After much drama and discussion, we got her out the door and into the car.  And you know what the problem was?  She was afraid of not being good at it.  She was so afraid, she only participated in half the class.  You see, the babe is so competitive, she's scared she won't be able to perform the moves and won't be able to keep up with other kids.  It is unfortunate that we signed her up after the session had already started (which put her at a disadvantage), but I really thought she'd jump right into things with gusto.  I forgot how quickly perspective can change in the world of a five-year-old.

The experience serves as a reminder that my husband and I have to help her through her issues with competition, her fear of failure and her apparent desire for perfection.  While there are benefits to being competitive and aiming for perfection, we are concerned that she will stop trying new things if she can't master them immediately.  My husband and I both had childhoods where we were afraid to fail and actually avoided tackling new interests if we thought there was a chance we wouldn't succeed.  That said, I suppose she comes by these issues quite naturally.

I am glad we've identified this streak in the babe but it is hard to see these issues arise at such a tender age.  I want her to believe that she can try anything she puts her mind to and to confront these feelings and not allow them to control her.  We have had numerous discussions over the past few days about the importance of practice and have shared stories of our own struggles.  Hopefully things will go a bit more smoothly next week, but regardless, I am oddly grateful we are being confronted with this before she starts elementary school in the fall.

High Expectations

Wow.  Where did that month go?

Well people, it's good to see you.  I think of you often and can't wait for life to calm down so I can sit at my computer and type out my joys and sorrows.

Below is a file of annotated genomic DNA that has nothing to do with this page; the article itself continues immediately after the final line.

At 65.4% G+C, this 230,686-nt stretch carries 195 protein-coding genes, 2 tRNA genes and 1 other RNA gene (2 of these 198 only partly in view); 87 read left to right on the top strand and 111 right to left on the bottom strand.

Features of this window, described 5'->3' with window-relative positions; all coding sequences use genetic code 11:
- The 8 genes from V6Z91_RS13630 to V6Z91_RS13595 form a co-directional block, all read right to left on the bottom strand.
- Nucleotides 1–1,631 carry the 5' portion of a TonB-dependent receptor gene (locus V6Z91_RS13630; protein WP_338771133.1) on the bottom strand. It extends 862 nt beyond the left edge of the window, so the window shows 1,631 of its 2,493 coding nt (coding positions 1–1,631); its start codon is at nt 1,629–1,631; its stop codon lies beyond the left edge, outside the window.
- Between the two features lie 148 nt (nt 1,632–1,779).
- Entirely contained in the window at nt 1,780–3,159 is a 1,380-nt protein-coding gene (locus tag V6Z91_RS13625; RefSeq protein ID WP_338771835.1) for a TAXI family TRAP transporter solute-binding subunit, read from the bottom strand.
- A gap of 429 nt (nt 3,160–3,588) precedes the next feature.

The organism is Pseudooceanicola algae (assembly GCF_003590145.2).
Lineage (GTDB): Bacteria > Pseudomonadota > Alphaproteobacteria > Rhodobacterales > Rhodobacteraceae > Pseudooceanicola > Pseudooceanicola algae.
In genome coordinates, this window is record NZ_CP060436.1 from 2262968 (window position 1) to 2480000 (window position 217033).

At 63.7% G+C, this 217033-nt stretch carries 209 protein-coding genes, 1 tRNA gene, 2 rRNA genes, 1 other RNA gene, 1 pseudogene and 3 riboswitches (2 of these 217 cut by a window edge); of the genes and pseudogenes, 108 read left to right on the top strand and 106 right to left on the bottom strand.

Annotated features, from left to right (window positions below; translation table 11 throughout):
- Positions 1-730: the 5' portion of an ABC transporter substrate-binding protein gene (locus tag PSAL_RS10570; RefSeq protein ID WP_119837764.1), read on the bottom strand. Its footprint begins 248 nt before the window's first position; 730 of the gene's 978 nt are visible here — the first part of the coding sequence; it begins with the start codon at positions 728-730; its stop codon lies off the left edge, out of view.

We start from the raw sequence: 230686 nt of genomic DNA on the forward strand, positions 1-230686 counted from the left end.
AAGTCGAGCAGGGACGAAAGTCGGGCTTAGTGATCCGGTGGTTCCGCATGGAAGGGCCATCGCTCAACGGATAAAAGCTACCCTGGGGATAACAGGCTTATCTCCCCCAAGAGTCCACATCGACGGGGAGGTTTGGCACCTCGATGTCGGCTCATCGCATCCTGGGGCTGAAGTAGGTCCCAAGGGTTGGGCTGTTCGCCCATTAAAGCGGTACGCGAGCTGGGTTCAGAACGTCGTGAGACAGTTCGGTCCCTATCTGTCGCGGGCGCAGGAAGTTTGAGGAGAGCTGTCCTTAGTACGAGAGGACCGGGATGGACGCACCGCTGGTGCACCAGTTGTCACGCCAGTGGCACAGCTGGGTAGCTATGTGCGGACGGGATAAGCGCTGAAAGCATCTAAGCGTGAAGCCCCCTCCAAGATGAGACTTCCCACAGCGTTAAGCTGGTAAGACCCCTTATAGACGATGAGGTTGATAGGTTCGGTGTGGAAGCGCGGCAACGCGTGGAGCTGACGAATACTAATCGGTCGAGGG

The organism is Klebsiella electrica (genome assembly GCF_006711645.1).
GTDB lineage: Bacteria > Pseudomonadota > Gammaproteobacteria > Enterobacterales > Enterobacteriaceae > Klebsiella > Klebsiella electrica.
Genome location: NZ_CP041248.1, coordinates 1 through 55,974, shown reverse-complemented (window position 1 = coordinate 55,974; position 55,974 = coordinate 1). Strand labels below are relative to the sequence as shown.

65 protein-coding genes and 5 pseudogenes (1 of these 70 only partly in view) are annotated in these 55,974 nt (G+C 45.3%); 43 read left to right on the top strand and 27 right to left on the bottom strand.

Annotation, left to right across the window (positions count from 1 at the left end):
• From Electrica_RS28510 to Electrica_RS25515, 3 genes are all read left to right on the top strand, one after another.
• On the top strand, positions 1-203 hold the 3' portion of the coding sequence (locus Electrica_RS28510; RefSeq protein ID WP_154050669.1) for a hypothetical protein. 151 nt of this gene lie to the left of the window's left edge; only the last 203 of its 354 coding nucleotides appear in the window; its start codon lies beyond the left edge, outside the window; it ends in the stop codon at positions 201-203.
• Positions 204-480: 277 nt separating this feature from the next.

I've recently realized that when you volunteer time, you have less of it.  You may recall I have been serving as the editor of the little guy's preschool's newsletter and that I am also writing for our local community newsletter.  These things take time, and when I agreed to take them on, I didn't really think about how it would effect my blogging.  Apparently it has effected my blogging quite seriously.

So here I am.  I have so many subjects I want to write about, I don't really know where to start. Instead of backtracking, I will start with today.

My dear Mother left for the airport this morning at 7am.  She had come for a short visit and it went by so very her visits always do.  While shuttling my kids to and fro this morning, I was struck by how badly I felt.  You see, my kids were not well behaved during her visit and I was constantly feeling upset, stressed, embarrassed and frustrated.  I felt like I had no control of my offspring and that I looked like a frantic, crazy Mama who was hanging on by a thread.  And while some of that is certainly true, I know in my heart that the past few days were extreme because the kids had an audience (other than their parents).  There were times when I was at a loss and just wanted to yell and scream, give up, turn on some "educational" TV and go hide in a hole.  My Mom reassures me they were very well behaved whenever my husband and I were out of the house (like on our date night or our furniture shopping escapade).  And while that makes me feel a bit better, why couldn't they have been like that when I was around?